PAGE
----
Monday, June 22, 2009

JOAN MORRIS: Workshop Day 2

This is an amazing piece of textile artistry!
Please remember that all of the photos may be double clicked for a more detailed view

The photo below shows Joan working on a piece of cloth that she is making for use in "The Lion King". It's a very large piece of fabric & there is a lot of hand stitching to be done. Joan's method of stitching & pulling the threads though the fabric to make the designs is very detailed (though not that difficult) - from her 30+ plus years of doing it she makes it all look so easy!

Next up is a demonstrating of pole wrapped Arashi Shibori. I remember doing this with Sarah some time around 2002. We did not really know what we were doing at the time since we were both "book taught" dyers. Although we made a good attempt -I think that being able to see a master at work on the pole really opened my eyes about proper technique. One again, this technique is deceptively simple - although many differing effects can be achieved simply by how you lay the fabric on the pole. Wrapping on the bias produces a beautiful 'wood-grain' effect. Who would 'a thunk?!

Situating the fabic on the pole - in this case on the bias for a 'wood grain' effect
Beginning to wrap the string around the pole

Demonstration of how to bunch the fabric up on the pole -
yes, there is a definite technique to get this correct!

We were fortunate to have a true indigo vat going. Joan used dyes from Earthhues for this class. Earthues offers two indigo's - a true fermentation vat and a chemically reduced vat.Becuae of out time limitations we used the chemically reduced vat - which still needs to be tended. I thought of how I 'feed' yeast for sour dough bread watching Joan 'feed' the vat. It was a fascinating process really and I should have perhaps done more with indigo when I had the opportunity to do so. I only made one small piece of indigo - pole wapped Arashi on sand-washed silk charmeuse. Simple lines resulted - I have a photo that I will post this week along with some work from some of the other 'students' who really should be teaching rather than taking classes !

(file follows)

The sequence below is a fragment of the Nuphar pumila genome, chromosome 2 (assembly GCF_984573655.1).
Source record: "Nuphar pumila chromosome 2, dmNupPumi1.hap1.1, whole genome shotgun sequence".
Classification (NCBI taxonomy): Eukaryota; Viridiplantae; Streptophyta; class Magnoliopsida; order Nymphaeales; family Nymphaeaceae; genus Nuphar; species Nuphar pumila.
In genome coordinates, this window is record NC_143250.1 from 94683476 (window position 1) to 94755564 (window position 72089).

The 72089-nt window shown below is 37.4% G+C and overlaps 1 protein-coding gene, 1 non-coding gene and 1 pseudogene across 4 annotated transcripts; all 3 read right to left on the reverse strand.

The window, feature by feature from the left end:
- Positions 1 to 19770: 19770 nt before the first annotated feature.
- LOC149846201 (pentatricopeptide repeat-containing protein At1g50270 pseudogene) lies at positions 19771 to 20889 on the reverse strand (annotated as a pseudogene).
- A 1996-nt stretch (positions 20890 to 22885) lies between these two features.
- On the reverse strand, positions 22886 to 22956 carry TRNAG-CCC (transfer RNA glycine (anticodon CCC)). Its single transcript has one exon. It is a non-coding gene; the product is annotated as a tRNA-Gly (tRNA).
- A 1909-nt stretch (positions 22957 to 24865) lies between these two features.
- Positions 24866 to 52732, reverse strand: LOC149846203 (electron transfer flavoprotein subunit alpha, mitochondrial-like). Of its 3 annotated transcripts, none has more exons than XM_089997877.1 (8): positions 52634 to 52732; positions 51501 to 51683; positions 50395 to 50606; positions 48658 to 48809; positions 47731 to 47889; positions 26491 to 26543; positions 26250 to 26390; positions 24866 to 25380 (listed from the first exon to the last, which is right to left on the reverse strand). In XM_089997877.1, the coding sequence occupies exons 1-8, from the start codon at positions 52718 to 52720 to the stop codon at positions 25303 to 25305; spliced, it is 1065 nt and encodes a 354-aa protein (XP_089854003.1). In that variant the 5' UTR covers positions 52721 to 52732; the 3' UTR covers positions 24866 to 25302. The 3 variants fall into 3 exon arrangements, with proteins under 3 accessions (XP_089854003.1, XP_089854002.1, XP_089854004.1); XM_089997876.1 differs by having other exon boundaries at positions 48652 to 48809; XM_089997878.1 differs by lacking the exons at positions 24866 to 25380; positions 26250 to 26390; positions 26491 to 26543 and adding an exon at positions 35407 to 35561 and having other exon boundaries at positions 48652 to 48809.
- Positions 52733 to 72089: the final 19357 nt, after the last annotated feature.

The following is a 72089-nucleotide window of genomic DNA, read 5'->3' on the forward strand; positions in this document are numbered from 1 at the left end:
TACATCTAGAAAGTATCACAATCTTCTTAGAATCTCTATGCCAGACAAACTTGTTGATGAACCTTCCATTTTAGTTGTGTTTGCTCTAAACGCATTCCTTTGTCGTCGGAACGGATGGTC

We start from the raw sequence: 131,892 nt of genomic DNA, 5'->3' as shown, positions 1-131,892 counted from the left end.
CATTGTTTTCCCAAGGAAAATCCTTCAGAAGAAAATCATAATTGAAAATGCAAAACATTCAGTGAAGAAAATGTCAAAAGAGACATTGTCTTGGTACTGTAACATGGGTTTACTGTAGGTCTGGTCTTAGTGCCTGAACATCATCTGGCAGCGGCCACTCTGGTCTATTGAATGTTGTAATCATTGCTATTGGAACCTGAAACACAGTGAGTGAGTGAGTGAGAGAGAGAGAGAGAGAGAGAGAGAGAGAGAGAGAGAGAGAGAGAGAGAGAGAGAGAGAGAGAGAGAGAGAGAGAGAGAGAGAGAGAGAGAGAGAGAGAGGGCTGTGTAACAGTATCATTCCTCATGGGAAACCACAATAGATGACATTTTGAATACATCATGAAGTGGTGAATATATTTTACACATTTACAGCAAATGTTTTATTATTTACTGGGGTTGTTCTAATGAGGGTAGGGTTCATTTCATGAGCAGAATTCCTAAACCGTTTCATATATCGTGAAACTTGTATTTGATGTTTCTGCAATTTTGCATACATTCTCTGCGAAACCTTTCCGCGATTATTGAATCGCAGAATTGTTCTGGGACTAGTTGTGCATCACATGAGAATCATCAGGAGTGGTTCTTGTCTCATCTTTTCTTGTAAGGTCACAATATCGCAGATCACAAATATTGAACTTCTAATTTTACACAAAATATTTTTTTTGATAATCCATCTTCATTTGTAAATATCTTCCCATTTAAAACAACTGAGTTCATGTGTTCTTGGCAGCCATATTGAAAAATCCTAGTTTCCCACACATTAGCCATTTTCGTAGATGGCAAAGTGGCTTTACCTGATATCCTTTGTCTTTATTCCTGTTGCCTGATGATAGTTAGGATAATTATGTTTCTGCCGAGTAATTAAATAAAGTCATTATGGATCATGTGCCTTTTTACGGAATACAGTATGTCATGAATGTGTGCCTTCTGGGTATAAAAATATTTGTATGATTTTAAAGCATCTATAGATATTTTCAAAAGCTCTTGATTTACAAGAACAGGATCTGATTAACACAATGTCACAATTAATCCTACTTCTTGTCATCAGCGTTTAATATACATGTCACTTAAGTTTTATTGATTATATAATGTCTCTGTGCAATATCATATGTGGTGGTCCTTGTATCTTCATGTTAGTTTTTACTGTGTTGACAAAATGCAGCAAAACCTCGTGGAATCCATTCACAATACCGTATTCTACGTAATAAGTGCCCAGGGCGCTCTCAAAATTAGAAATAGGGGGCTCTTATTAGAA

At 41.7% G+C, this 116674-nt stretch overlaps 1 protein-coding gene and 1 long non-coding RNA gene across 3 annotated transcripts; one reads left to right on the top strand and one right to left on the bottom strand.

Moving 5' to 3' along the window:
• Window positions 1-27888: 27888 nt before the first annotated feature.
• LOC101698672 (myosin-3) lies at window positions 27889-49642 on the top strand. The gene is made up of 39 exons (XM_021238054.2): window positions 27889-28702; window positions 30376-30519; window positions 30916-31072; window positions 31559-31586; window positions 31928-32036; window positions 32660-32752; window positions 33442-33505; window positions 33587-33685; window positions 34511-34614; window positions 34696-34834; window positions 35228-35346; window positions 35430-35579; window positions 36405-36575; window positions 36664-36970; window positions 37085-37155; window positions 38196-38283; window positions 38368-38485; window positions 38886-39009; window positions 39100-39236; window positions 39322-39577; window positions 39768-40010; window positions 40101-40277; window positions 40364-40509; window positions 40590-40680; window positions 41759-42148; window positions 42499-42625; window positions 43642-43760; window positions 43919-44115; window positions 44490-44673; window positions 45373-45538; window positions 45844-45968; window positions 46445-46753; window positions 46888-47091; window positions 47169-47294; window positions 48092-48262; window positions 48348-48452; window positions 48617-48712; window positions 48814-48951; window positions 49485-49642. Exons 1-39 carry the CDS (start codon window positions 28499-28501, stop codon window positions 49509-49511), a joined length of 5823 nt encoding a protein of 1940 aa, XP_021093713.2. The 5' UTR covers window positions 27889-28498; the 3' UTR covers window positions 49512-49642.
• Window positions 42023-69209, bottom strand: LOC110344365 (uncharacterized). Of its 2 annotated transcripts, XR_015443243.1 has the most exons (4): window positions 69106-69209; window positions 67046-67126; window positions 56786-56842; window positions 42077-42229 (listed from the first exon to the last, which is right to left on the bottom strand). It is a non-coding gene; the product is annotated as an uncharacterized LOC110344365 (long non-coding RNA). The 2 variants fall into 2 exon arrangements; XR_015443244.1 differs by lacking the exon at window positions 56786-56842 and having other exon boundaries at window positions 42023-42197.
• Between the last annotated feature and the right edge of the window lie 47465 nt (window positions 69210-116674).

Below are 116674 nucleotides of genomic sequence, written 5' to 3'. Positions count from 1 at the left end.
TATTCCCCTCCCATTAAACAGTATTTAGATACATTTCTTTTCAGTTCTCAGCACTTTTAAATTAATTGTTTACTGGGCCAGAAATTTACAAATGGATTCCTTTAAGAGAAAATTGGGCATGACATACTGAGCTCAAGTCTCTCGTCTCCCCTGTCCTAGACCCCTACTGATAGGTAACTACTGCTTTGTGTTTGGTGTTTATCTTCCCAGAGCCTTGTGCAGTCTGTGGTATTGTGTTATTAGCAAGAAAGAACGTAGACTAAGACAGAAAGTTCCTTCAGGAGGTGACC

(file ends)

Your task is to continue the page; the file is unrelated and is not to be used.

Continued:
Some of he indigo pieces hanging on the line. Each piece required a number of 'dips' - at timed intervals' - to achieve a depth of color. Four to six dips results in a deeper blue while less than that will result in a pale blue. One of the folks who should be teaching rather than learning is Peggy Hunt who wrapped the small piece in the photo above using those round metal pieces. Come to think of it I never did get to see what this looked like unwrapped and I wanted to ask her what those metal pieces are - I want to get some of them. If anyone knows the answer -please let me know !

Just look at this wealth of stitching and textural effects!

The photos below show one of my favorite pieces. This is Joan's work & is, in my opinion, drop dead gorgeous!! As you can see Joan's stitching is perfection (she would be an awesome quilter for sure!) She is working on adding the texture that will be in between these "petals". The "petals" were made by blocking, discharging, blocking again and then over-dyeing - there may well have been another round of blocking, discharging & over-dywing in that description! This piece is destined to be a gift for one very blessed recipient!

Next Joan showed us how to wrap 'spiders'. I think that this became, for many of us, a favorite techniques because it was, relatively speaking, fairly easy & quick to do. Depending on the fabric that you choose to work with the effect can be very different. Although it is one of the easier techniques to achieve - it is also one of my favorite in terms of effect. Note the 'high-tech' equipment that we used. I gather that there is an appropriately expensive 'professional' model of this C-clamp arrangement -but this works very well. Unfortunately, although I know I bought small c-clamps in the past I can't find them ! I am am still looking though and may just have to spring for some new ones! Hummmm --- I wonder how wrapping over springs might look?!

Here you can see the wrapped piece of fabric as well as the finished piece after repeated dips in indigo. You can also vary the shape from round to more square....
Below is a piece of Joan's that is another of my favorites - she used a beautiful, light weight silk & this 'spider' technique. Isn't it totally awesome? As you might guess this peice was tied, dyed, discharged and over-dyed several times to get these brillaint color effects.

Another piece of Joan's - I think this one was still considered "a work in progress". Each piece that she shared was inspiring, brilliant & occasioned many oooohhhhh's & ahhhhh's !

This photo does not, in any way, do this red piece of cloth justice. It is tied all across the surface in thousands of tiny wraps that create the 'puckered' surface. There are thousands of over-dyed black dots. I just could not get a photo that did justice to the texture, color and work that was involved to create this amazing textile.

Seen from another angle - the black becomes more apparent

Have I mentioned how much I enjoyed this class? Stay tuned for day 3 !

1 comment:

Jacq said...

I have so enjoyed looking at all the pictures that you took. What a wonderful workshop.

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